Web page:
DeWitt Wallace (1889-1981) Founder of Reader's Digest
DeWitt Wallace was born on November 12 (today!), 1889 in St. Paul (in the American state Minnesota). His father was a minister. After high school, Wallace got a job as a bank employee and studied at Berkeley’s University of California, but more importantly, in his free time he kept a huge collection of his favourite magazine articles.
Wallace got his luminous idea for the later Reader's Digest after compressing some government brochures into booklets. He became convinced that he could create a popular periodical by condensing other readings. He joined the US army in World War I. While recovering after getting wounded in the war, he began to investigate his brainchild. But his sample issue was rejected again and again by the publishers he sent it to.
At some time in these years he proposed to his girlfriend Lila Acheson, also the child of a minister, after which the pair married in 1922 in Pleasantville (New York). This would also be the later home of Reader's Digest, which they decided to start themselves as publishers continued to deny Wallace’s ideas. DeWitt and Lila founded Reader's Digest Association and proudly published their first issue – 1,500 copies - in February 1922 with US$ 5,000 in borrowed money.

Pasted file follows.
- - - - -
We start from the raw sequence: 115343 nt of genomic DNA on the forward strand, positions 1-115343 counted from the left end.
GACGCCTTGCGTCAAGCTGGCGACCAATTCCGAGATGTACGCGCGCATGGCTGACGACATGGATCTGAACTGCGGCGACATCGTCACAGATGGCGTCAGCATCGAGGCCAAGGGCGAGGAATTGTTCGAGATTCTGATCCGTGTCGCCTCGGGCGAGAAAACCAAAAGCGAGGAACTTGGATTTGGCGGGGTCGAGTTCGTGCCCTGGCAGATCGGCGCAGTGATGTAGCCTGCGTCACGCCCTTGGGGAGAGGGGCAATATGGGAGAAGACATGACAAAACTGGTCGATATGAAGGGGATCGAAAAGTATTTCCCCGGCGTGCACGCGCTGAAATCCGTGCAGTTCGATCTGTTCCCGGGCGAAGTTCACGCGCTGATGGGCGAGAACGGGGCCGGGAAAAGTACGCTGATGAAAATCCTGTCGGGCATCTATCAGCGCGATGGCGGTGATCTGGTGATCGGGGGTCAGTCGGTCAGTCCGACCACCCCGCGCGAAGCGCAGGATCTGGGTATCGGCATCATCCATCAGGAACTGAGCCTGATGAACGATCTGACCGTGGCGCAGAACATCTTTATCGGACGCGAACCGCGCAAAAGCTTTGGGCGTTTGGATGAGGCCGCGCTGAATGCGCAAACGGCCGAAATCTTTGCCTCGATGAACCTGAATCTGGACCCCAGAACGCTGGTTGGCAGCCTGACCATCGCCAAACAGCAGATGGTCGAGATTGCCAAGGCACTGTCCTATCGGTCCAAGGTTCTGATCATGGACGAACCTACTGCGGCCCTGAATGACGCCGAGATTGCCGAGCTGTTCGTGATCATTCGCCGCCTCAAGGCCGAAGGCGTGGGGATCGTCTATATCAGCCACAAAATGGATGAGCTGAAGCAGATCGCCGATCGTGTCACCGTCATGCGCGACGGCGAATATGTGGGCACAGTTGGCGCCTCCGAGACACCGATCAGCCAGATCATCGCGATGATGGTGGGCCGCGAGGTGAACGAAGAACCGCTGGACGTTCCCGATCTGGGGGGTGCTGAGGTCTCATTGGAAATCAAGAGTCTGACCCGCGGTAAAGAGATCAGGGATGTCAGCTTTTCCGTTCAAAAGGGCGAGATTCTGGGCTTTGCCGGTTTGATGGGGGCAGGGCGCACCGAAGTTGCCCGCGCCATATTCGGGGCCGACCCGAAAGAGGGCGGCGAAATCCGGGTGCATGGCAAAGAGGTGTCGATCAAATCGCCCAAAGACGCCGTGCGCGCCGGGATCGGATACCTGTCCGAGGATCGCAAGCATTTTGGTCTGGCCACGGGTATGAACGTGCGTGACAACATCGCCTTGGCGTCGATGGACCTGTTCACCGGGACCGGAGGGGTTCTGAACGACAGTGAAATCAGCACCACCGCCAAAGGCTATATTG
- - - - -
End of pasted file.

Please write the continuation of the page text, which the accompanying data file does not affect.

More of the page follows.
Having reached a circulation of 200,000 by 1929, the Reader’s Digest magazine began publishing original articles in 1933, followed by the condensing of books the year after, for which the magazine earned its fame through the decades to come.
More than seventeen million readers in twenty languages caused the magazine to be the largest publication in the world by the end of the 20th century. DeWitt Wallace had expanded his company into a global publisher of magazines, home entertainment products and books. Being a rich man, he also pursued many philanthropic events and collected an impressive amount of art. The foundations of DeWitt Wallace now total nearly US $2.000.000.000. He died in 1981.